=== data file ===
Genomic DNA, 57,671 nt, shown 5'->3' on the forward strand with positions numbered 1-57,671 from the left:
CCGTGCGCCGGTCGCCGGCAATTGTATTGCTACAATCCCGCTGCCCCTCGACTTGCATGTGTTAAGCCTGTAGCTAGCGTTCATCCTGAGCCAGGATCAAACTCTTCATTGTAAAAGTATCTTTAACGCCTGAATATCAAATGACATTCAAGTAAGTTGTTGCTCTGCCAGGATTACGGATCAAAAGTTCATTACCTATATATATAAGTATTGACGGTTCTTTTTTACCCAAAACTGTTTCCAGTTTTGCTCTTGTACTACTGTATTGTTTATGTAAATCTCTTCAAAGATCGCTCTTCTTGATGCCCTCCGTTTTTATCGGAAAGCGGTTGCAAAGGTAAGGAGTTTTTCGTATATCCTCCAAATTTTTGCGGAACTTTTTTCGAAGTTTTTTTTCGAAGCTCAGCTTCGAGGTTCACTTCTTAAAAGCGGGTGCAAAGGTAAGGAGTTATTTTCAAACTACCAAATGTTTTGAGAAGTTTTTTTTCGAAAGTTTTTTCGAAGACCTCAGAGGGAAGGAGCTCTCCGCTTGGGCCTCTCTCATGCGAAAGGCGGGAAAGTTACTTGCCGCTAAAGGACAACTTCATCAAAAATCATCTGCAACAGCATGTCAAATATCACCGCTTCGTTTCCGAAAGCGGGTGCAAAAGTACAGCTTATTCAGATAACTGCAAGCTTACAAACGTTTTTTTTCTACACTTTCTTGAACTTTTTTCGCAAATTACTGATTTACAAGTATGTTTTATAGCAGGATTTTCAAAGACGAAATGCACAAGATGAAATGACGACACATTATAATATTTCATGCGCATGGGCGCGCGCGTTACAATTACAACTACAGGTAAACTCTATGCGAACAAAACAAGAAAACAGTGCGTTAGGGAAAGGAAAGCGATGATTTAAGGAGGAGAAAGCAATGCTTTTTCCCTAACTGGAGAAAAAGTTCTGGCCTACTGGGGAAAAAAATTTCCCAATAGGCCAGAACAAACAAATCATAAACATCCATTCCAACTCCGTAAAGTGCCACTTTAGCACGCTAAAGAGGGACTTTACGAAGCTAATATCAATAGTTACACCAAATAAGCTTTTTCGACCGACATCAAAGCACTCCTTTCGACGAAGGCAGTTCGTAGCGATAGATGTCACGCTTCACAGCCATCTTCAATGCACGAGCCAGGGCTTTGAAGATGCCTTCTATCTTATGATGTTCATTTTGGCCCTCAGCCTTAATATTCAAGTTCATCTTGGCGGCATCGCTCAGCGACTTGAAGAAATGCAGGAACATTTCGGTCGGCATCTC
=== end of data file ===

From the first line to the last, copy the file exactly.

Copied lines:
Genomic DNA, 57,671 nt, shown 5'->3' on the forward strand with positions numbered 1-57,671 from the left:
CCGTGCGCCGGTCGCCGGCAATTGTATTGCTACAATCCCGCTGCCCCTCGACTTGCATGTGTTAAGCCTGTAGCTAGCGTTCATCCTGAGCCAGGATCAAACTCTTCATTGTAAAAGTATCTTTAACGCCTGAATATCAAATGACATTCAAGTAAGTTGTTGCTCTGCCAGGATTACGGATCAAAAGTTCATTACCTATATATATAAGTATTGACGGTTCTTTTTTACCCAAAACTGTTTCCAGTTTTGCTCTTGTACTACTGTATTGTTTATGTAAATCTCTTCAAAGATCGCTCTTCTTGATGCCCTCCGTTTTTATCGGAAAGCGGTTGCAAAGGTAAGGAGTTTTTCGTATATCCTCCAAATTTTTGCGGAACTTTTTTCGAAGTTTTTTTTCGAAGCTCAGCTTCGAGGTTCACTTCTTAAAAGCGGGTGCAAAGGTAAGGAGTTATTTTCAAACTACCAAATGTTTTGAGAAGTTTTTTTTCGAAAGTTTTTTCGAAGACCTCAGAGGGAAGGAGCTCTCCGCTTGGGCCTCTCTCATGCGAAAGGCGGGAAAGTTACTTGCCGCTAAAGGACAACTTCATCAAAAATCATCTGCAACAGCATGTCAAATATCACCGCTTCGTTTCCGAAAGCGGGTGCAAAAGTACAGCTTATTCAGATAACTGCAAGCTTACAAACGTTTTTTTTCTACACTTTCTTGAACTTTTTTCGCAAATTACTGATTTACAAGTATGTTTTATAGCAGGATTTTCAAAGACGAAATGCACAAGATGAAATGACGACACATTATAATATTTCATGCGCATGGGCGCGCGCGTTACAATTACAACTACAGGTAAACTCTATGCGAACAAAACAAGAAAACAGTGCGTTAGGGAAAGGAAAGCGATGATTTAAGGAGGAGAAAGCAATGCTTTTTCCCTAACTGGAGAAAAAGTTCTGGCCTACTGGGGAAAAAAATTTCCCAATAGGCCAGAACAAACAAATCATAAACATCCATTCCAACTCCGTAAAGTGCCACTTTAGCACGCTAAAGAGGGACTTTACGAAGCTAATATCAATAGTTACACCAAATAAGCTTTTTCGACCGACATCAAAGCACTCCTTTCGACGAAGGCAGTTCGTAGCGATAGATGTCACGCTTCACAGCCATCTTCAATGCACGAGCCAGGGCTTTGAAGATGCCTTCTATCTTATGATGTTCATTTTGGCCCTCAGCCTTAATATTCAAGTTCATCTTGGCGGCATCGCTCAGCGACTTGAAGAAATGCAGGAACATTTCGGTCGGCATCTC